THE Employment (Amendment) Bill 2021 to amend the Employment Act 1955 was recently tabled in Parliament. A summary of the proposed amendments are:
There will be an increase in the general penalty imposed from RM10,000 to RM50,000 for any offence where there is no express penalty prescribed under the Act.
A formula is proposed for the calculation of wages where an employee has not completed a whole month of service:
Monthly wages × Number of days eligible in the wage period / Number of days of the wage period
Employment of foreign employees will require the prior approval of the Director-General of Labour (DG) and will require the employer’s compliance with laws related to social security, minimum wages, housing standards, human trafficking and forced labour. Where there is termination of such employee, the employer must inform the DG within a prescribed time.
Contractor for labour
The Bill requires a contractor for labour (a manpower service provider) to enter a written contract and to make such contract available for inspection.
In the absence of a written contract, a person will be statutorily presumed to be an employee where:
> his manner or hours of work are subject to control by another person;
> he is provided materials or equipment to execute his work;
> his work constitutes an integral part of another person’s business;
> his work is performed solely for the benefit of another person; or
> payment is made to him for work done at regular intervals and it constitutes the majority of his income.
Working hours and sick leave
Normal working hours will be reduced from 48 hours to 45 hours per week.
Employees will be entitled to 60 days of paid annual hospitalisation leave – separate from and in addition to the annual sick leave which is part of their employment contract.
Employees may apply for “flexible work arrangements” to vary their hours, days or place of work, subject to the terms of their contracts. The employer must approve or refuse the application within 60 days.
The DG can inquire into disputes relating to discrimination in employment. Failure to comply with any order made is an offence.
Any employer who threatens, deceives, or forces an employee to do any activity or work, and prevents that employee from leaving the place or area where such activity or work is done, will commit an offence.
Inquiry on wages
Currently, the DG may inquire into disputes relating to wages due to an employee who earns a monthly wage of up to RM5,000. The proposed removal of Section 69B will limit such inquiry only to employees covered under the First Schedule (EA Employees) and not all employees. EA Employees include employees whose monthly wages do not exceed RM2,000 and other limited categories of employees including those involved in manual labour, etc. irrespective of their monthly wages.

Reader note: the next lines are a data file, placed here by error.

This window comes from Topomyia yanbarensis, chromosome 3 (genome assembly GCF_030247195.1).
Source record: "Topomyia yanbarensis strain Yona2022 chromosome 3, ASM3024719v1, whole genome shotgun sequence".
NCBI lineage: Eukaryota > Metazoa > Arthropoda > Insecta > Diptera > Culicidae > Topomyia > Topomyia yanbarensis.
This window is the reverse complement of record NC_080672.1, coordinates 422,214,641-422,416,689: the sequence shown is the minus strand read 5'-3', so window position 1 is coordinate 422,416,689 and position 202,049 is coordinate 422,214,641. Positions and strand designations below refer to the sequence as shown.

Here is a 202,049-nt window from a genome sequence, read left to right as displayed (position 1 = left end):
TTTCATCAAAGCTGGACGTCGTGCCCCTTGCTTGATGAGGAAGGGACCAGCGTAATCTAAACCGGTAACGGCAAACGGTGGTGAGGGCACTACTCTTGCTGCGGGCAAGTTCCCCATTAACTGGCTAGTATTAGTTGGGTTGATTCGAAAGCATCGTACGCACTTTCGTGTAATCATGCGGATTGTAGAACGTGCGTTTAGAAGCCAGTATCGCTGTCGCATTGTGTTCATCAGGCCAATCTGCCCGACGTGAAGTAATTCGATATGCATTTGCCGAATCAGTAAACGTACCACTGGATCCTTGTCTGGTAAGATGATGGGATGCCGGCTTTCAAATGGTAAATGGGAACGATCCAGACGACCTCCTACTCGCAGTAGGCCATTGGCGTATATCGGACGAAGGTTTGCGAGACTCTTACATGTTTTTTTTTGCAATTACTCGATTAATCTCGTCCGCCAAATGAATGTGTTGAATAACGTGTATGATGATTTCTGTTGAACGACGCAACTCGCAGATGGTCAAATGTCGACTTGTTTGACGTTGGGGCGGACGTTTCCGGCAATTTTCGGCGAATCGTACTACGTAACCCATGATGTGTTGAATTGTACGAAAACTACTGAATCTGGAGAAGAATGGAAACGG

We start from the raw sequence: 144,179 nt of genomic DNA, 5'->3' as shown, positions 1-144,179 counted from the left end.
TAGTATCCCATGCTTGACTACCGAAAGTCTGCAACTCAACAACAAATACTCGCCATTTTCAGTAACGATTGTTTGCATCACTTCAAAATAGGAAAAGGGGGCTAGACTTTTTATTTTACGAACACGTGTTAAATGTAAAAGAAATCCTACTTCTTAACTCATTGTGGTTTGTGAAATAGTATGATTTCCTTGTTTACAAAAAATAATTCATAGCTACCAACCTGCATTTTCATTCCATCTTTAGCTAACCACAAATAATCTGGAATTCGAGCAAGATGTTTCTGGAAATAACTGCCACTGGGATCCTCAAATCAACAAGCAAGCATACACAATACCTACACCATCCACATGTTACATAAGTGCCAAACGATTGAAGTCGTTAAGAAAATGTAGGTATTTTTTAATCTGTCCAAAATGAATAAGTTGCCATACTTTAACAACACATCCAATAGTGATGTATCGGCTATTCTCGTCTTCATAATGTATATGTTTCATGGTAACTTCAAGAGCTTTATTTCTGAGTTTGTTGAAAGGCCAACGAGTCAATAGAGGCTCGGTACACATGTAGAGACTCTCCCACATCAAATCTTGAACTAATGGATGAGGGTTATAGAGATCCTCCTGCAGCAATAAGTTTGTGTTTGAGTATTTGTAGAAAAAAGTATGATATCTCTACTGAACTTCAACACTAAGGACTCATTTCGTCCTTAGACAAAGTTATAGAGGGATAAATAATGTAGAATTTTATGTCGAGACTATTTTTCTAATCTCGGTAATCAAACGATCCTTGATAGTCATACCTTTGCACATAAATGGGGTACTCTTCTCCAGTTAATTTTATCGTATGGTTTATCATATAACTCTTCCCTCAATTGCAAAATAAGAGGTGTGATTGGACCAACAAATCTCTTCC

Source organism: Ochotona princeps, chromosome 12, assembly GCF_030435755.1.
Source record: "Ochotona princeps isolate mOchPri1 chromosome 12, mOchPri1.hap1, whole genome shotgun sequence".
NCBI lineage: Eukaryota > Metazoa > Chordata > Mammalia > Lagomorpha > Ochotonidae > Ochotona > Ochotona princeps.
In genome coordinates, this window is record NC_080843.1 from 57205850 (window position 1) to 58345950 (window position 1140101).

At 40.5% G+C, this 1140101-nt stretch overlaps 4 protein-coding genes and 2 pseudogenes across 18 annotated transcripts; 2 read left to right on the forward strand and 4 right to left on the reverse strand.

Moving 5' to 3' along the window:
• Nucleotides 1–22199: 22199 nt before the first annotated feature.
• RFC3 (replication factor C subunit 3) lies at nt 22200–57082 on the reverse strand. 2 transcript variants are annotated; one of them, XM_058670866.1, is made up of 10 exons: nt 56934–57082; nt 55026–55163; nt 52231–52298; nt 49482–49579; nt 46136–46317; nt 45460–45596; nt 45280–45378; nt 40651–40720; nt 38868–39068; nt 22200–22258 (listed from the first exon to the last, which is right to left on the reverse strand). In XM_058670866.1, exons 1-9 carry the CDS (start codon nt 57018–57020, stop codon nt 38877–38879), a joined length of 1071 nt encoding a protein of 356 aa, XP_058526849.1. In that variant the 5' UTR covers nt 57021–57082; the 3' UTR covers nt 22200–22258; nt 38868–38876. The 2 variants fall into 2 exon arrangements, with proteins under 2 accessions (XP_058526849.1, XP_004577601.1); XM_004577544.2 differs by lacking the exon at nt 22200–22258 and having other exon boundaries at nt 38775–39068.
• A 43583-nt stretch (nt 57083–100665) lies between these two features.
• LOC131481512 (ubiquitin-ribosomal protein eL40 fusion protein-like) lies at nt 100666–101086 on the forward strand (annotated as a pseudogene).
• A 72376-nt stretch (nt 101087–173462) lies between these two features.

There is some concern that this will narrow the scope of assistance that the DG will be able to provide to those in need.
Does this Bill benefit women?
The Bill seeks to lift any prohibition on employing females for night work, underground work, etc.
Further, maternity leave benefit will be extended from 60 to 90 days, and it will be an offence for employers to terminate the employment of a pregnant employee except on grounds of misconduct, breach of employment contract or business closure. Such narrow grounds may affect businesses that wish to pursue a genuine redundancy exercise which may involve a pregnant employee.
Section 44A which currently provides maternity benefits for all female employees irrespective of the amount of their wages will be deleted. The implication is that female employees with monthly wages exceeding RM2,000 (or who are not EA Employees) will no longer enjoy statutory maternity benefits. There is some concern about the removal of this provision as it may disadvantage an entire group of individuals.
Married male employees will be entitled to three days’ paid paternity leave.
Employers are required to exhibit notices in the workplace to raise awareness about sexual harassment.
Section 81G of the Act, which currently extends sexual harassment protection provisions to every employee (irrespective of their wages) will be deleted. This will limit the protection conferred at law to only EA Employees and not to all employees.
The proposed deletions of Section 69B (inquiry on wage disputes), Section 44A (maternity), and Section 81G (sexual harassment) are points of concern.
The Bill ought to be revised to expand existing protection to all employees irrespective of the amount of their wages, rather than limit them to only EA Employees.
This article was contributed by Kelvin Kho (with assistance of Larissa Teoh) of Christopher & Lee Ong.